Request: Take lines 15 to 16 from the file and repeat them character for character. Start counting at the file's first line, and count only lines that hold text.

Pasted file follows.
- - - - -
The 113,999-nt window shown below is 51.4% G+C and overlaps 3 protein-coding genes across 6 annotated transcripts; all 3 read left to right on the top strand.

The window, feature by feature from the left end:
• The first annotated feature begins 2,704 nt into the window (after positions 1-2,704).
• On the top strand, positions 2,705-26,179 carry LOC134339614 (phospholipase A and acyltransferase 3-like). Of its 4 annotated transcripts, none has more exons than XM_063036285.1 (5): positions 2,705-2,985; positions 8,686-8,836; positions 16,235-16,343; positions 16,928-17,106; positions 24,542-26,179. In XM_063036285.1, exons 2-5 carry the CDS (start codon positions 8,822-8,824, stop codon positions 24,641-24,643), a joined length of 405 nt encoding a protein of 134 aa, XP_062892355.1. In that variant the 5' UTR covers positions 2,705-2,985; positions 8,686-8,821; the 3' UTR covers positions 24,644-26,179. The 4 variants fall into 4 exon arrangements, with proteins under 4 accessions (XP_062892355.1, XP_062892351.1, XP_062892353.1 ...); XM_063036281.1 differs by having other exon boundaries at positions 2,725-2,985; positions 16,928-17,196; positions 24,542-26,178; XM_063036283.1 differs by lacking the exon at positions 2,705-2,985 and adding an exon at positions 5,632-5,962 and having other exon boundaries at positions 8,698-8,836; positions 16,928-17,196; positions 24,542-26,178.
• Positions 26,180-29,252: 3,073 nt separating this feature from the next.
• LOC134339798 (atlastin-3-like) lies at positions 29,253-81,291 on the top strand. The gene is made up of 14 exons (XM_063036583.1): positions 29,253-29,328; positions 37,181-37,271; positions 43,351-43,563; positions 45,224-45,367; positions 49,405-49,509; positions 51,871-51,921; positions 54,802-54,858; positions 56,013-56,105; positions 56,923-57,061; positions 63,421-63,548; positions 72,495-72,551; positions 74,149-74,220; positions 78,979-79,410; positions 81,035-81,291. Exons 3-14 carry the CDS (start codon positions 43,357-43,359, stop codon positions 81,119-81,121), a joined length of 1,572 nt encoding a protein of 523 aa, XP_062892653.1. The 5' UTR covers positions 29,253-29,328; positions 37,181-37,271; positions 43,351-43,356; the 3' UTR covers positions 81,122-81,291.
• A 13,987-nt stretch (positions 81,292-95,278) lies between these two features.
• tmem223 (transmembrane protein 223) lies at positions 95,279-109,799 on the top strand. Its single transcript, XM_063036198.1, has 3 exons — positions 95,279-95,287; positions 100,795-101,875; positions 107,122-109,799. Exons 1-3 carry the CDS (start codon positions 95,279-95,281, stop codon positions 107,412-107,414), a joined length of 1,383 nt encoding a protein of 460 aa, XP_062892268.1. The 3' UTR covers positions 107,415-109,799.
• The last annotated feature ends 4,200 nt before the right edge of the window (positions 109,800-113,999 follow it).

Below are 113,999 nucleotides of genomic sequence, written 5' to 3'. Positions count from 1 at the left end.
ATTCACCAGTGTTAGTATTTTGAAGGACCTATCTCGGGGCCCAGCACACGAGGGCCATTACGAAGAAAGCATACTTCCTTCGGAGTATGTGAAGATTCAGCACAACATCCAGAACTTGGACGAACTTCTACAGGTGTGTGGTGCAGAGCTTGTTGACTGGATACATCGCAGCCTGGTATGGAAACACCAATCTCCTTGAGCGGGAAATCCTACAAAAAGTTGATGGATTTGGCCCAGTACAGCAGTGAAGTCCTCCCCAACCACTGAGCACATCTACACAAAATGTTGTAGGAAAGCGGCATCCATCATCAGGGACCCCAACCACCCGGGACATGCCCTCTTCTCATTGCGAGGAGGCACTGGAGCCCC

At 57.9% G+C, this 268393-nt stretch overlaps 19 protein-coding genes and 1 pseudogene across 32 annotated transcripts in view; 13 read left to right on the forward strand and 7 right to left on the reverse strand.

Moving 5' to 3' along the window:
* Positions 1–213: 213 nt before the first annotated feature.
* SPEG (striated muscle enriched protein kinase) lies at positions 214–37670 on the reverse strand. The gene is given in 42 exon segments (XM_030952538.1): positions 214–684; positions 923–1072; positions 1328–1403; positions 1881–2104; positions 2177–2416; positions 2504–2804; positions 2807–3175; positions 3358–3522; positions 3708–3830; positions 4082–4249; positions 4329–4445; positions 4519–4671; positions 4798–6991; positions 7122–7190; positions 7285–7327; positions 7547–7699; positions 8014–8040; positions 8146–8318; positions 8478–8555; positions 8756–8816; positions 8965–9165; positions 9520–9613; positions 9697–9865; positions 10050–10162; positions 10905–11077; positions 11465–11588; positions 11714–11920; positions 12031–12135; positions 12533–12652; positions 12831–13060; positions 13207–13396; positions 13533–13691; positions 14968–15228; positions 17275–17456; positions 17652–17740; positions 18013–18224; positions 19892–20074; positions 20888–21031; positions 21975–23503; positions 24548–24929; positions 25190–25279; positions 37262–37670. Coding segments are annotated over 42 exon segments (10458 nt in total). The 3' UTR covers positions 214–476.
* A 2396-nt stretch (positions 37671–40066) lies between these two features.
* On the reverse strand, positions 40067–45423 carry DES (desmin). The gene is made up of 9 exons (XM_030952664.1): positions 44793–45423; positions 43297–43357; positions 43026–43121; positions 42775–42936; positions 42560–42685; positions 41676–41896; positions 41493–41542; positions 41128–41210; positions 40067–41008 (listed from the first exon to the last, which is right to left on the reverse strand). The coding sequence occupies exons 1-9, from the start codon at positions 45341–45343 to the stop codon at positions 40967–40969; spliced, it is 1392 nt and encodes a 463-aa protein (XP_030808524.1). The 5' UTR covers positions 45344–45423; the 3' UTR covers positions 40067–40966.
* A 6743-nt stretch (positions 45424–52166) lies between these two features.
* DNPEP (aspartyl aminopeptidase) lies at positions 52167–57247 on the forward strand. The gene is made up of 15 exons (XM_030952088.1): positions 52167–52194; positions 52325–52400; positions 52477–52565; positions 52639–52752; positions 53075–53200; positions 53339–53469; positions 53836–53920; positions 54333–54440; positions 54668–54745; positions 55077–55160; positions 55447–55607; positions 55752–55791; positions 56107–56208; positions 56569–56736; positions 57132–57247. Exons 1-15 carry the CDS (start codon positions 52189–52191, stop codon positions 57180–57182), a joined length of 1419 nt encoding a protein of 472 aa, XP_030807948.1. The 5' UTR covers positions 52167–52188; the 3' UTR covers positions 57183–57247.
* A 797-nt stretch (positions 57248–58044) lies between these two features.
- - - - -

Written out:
* SPEG (striated muscle enriched protein kinase) lies at positions 214–37670 on the reverse strand. The gene is given in 42 exon segments (XM_030952538.1): positions 214–684; positions 923–1072; positions 1328–1403; positions 1881–2104; positions 2177–2416; positions 2504–2804; positions 2807–3175; positions 3358–3522; positions 3708–3830; positions 4082–4249; positions 4329–4445; positions 4519–4671; positions 4798–6991; positions 7122–7190; positions 7285–7327; positions 7547–7699; positions 8014–8040; positions 8146–8318; positions 8478–8555; positions 8756–8816; positions 8965–9165; positions 9520–9613; positions 9697–9865; positions 10050–10162; positions 10905–11077; positions 11465–11588; positions 11714–11920; positions 12031–12135; positions 12533–12652; positions 12831–13060; positions 13207–13396; positions 13533–13691; positions 14968–15228; positions 17275–17456; positions 17652–17740; positions 18013–18224; positions 19892–20074; positions 20888–21031; positions 21975–23503; positions 24548–24929; positions 25190–25279; positions 37262–37670. Coding segments are annotated over 42 exon segments (10458 nt in total). The 3' UTR covers positions 214–476.
* A 2396-nt stretch (positions 37671–40066) lies between these two features.